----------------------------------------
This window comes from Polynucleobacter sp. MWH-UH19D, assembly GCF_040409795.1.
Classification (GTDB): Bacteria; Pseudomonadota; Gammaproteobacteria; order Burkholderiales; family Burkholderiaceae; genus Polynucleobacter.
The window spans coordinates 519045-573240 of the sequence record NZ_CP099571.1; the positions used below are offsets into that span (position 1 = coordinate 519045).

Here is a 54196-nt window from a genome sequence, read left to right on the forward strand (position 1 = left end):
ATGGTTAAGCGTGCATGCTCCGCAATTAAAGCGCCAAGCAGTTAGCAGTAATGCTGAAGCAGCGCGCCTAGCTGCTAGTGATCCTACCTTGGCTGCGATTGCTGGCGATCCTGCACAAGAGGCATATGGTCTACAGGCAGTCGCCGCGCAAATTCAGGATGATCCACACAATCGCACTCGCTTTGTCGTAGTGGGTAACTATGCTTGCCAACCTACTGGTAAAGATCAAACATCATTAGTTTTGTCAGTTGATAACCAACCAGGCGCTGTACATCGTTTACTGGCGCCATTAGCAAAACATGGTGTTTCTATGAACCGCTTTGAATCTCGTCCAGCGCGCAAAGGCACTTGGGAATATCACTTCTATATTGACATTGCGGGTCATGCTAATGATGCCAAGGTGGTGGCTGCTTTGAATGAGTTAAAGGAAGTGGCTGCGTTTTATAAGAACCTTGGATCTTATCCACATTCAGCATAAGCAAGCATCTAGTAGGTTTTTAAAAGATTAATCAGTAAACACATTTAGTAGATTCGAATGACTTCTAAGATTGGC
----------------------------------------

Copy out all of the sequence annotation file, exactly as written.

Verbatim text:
This window comes from Polynucleobacter sp. MWH-UH19D, assembly GCF_040409795.1.
Classification (GTDB): Bacteria; Pseudomonadota; Gammaproteobacteria; order Burkholderiales; family Burkholderiaceae; genus Polynucleobacter.
The window spans coordinates 519045-573240 of the sequence record NZ_CP099571.1; the positions used below are offsets into that span (position 1 = coordinate 519045).

Here is a 54196-nt window from a genome sequence, read left to right on the forward strand (position 1 = left end):
ATGGTTAAGCGTGCATGCTCCGCAATTAAAGCGCCAAGCAGTTAGCAGTAATGCTGAAGCAGCGCGCCTAGCTGCTAGTGATCCTACCTTGGCTGCGATTGCTGGCGATCCTGCACAAGAGGCATATGGTCTACAGGCAGTCGCCGCGCAAATTCAGGATGATCCACACAATCGCACTCGCTTTGTCGTAGTGGGTAACTATGCTTGCCAACCTACTGGTAAAGATCAAACATCATTAGTTTTGTCAGTTGATAACCAACCAGGCGCTGTACATCGTTTACTGGCGCCATTAGCAAAACATGGTGTTTCTATGAACCGCTTTGAATCTCGTCCAGCGCGCAAAGGCACTTGGGAATATCACTTCTATATTGACATTGCGGGTCATGCTAATGATGCCAAGGTGGTGGCTGCTTTGAATGAGTTAAAGGAAGTGGCTGCGTTTTATAAGAACCTTGGATCTTATCCACATTCAGCATAAGCAAGCATCTAGTAGGTTTTTAAAAGATTAATCAGTAAACACATTTAGTAGATTCGAATGACTTCTAAGATTGGC